Surprise at high rape yields -3.8t/ha average
Heavy yields from most arable crops have made this a harvest to remember
Suzie Horne reports
APART from frustrations like a puncture on the combine, broken axles on tractors and kids pushing round bales down steep banks and setting fire to silos, harvest at Whelan Farms in Kent is going well, with some heavy crops and good quality samples.
The harvest team has been flat out, with Andy Crow combining through the night for three nights in a row to get the rape in. When it then rained heavily last weekend there was just over 60ha (150 acres) of wheat left to cut, all of it down to stiff-strawed varieties.
On-farm bushel weight tests have been confirmed by deliveries of wheat and winter barleys so far, with Brigadier coming in at 76kg/hl and a yield estimate of 8.4t/ha (3.4t/acre), which manager Robert Kilby reckons is a conservative figure. Buster has probably yielded 7.4t/ha (3t/acre).
Winter barleys Intro and Fighter both came off at 6.4t/ha (2.6t/acre) – the best the farm has ever done, according to Mr Kilby. But Intro will be dropped next year because it tended to fall over and that cannot be risked on the farms chalk banks.
Crops are moving off the farm almost as fast as they are being cut, with feed wheat going this week at £112/t ex-farm, oats at £106/t and feed barley at £98/t.
While the nitrogen in the Chariot spring barley has been slightly disappointing at 1.83%, an earlier commitment to a contract offering payments on a sliding scale has paid off well, bringing a price of £130/t ex-farm. This is well above what the market is offering on a spot basis.
"Screenings are less than 2% and I think its done 45cwt," says Mr Kilby. Peas are being moved to a Cambridgeshire mill for £130/t ex-farm. These have yielded a pleasing 4.2t/ha (1.7t/acre), with a specific weight of 83kg/hl.
One of this harvests main surprises has been the oilseed rape, with Rapier and Apex averaging 3.8t/ha (1.55t/acre). "Weve never seen a tonne before and I was on the point of dropping it altogether," says Mr Kilby.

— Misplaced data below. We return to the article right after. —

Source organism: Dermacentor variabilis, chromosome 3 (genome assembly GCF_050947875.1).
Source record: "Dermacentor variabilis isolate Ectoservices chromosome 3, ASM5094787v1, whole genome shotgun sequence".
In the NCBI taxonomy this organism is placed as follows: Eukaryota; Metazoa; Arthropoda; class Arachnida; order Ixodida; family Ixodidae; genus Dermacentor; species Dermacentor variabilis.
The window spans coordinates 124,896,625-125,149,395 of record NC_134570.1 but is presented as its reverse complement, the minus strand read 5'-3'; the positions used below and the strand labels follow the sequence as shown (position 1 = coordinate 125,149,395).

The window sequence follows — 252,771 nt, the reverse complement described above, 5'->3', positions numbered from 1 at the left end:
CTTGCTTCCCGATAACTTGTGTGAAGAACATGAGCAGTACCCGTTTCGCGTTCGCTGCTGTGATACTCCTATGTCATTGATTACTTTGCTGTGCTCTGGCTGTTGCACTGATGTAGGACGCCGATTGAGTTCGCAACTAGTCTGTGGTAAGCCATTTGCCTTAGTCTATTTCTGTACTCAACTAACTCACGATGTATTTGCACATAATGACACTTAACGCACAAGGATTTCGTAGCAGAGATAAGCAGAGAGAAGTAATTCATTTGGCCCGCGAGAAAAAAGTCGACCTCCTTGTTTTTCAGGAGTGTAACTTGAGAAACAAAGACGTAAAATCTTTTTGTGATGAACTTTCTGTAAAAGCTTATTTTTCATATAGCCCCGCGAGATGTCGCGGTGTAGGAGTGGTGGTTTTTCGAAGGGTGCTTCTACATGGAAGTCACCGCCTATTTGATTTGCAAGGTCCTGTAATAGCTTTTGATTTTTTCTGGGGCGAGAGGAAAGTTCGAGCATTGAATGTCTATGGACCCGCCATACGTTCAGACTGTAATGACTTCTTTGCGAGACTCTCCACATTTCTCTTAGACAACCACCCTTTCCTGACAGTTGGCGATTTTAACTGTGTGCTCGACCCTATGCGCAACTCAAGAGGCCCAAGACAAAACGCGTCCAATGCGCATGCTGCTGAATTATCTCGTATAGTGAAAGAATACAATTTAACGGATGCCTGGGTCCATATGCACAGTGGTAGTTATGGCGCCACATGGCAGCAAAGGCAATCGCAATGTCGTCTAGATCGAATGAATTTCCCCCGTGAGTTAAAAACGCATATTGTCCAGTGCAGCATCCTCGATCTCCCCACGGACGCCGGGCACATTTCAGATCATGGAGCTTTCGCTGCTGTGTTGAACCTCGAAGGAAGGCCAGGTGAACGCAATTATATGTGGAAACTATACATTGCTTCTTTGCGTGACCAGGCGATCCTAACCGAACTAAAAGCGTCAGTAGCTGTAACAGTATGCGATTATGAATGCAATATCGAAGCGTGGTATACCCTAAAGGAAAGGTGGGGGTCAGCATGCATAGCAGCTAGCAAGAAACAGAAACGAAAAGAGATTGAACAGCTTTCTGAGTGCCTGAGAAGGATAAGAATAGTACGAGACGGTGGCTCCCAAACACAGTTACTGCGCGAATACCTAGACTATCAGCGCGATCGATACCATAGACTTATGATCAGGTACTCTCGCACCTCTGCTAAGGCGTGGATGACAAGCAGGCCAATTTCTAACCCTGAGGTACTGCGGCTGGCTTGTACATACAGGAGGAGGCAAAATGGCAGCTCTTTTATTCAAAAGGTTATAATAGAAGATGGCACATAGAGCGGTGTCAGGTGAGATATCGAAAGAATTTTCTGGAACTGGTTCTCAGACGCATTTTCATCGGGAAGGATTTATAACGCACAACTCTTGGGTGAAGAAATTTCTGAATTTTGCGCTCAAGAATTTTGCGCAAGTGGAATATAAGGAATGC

He has, however, decided to drop Rapier because it took twice as long to cut on identical land to that where the Apex was grown. "Its a weak-strawed variety and it just wouldnt feed. We had the same problem with Bristol." Rapier is being replaced with Amber, and all the rape has been drilled.
The farms oats are going to Southampton for export through Usborne Grain and have turned out a specific weight of 55kg/hl.
In anticipation of possible forage shortages, more straw than usual has been baled for home use, including oat, barley straw and pea haulm. A small acreage of oat straw was sold, alongside all the spring barley straw for £37/ha (£15/acre).
"Weve baled 100t of oat straw for treatment, but the way the maize is looking we might not need it," says Mr Kilby. "Ill be surprised if we dont do 12t/acre."
Sheep fodder will be boosted by 14ha (35 acres) of stubble turnips which have germinated very well and are at four true leaves now. The plan is to use these for flushing the ewes, but this depends to some extent on the progress of the store lamb market.
The farms first 150 store lambs (Suffolk x Mule wethers) went through Ashford market recently to average £41 a head before commission. A further 200 of the smallest stores were sold privately for £36 a head. "The lambs look superb at the moment," says Mr Kilby. "We hope to make £45-plus on the ewe lambs."
A four-day unannounced MAFF visit took place in mid-August, with every field measured to check up on the IACS claim. There has also been a Department of Trade and Industry spot check to ensure that the farms two-way radios are being used as licensed.
Robert Kilby (left) discusses planting priorities for the autumn with crop consultant, Nigel Jennings. Intro barley and Rapier rape are being dropped.